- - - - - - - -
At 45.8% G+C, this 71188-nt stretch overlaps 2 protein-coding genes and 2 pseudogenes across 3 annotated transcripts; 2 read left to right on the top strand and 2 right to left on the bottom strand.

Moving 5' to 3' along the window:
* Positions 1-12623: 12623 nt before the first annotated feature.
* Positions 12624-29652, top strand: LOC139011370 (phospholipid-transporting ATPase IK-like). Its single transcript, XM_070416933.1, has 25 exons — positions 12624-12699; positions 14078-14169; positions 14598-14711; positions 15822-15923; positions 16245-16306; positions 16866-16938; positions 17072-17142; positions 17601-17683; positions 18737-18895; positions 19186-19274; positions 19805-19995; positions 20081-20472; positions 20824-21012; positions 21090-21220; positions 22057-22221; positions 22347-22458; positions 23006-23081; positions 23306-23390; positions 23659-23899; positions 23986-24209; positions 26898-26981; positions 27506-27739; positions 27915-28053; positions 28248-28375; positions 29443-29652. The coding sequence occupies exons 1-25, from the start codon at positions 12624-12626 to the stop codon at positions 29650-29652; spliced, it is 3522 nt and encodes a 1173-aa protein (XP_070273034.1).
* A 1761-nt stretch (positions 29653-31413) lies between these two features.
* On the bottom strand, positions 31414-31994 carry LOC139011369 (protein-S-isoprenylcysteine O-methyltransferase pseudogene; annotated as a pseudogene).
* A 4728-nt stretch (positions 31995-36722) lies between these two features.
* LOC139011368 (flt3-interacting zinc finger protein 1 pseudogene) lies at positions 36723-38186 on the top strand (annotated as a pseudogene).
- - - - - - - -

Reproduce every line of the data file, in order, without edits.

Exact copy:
At 45.8% G+C, this 71188-nt stretch overlaps 2 protein-coding genes and 2 pseudogenes across 3 annotated transcripts; 2 read left to right on the top strand and 2 right to left on the bottom strand.

Moving 5' to 3' along the window:
* Positions 1-12623: 12623 nt before the first annotated feature.
* Positions 12624-29652, top strand: LOC139011370 (phospholipid-transporting ATPase IK-like). Its single transcript, XM_070416933.1, has 25 exons — positions 12624-12699; positions 14078-14169; positions 14598-14711; positions 15822-15923; positions 16245-16306; positions 16866-16938; positions 17072-17142; positions 17601-17683; positions 18737-18895; positions 19186-19274; positions 19805-19995; positions 20081-20472; positions 20824-21012; positions 21090-21220; positions 22057-22221; positions 22347-22458; positions 23006-23081; positions 23306-23390; positions 23659-23899; positions 23986-24209; positions 26898-26981; positions 27506-27739; positions 27915-28053; positions 28248-28375; positions 29443-29652. The coding sequence occupies exons 1-25, from the start codon at positions 12624-12626 to the stop codon at positions 29650-29652; spliced, it is 3522 nt and encodes a 1173-aa protein (XP_070273034.1).
* A 1761-nt stretch (positions 29653-31413) lies between these two features.
* On the bottom strand, positions 31414-31994 carry LOC139011369 (protein-S-isoprenylcysteine O-methyltransferase pseudogene; annotated as a pseudogene).
* A 4728-nt stretch (positions 31995-36722) lies between these two features.
* LOC139011368 (flt3-interacting zinc finger protein 1 pseudogene) lies at positions 36723-38186 on the top strand (annotated as a pseudogene).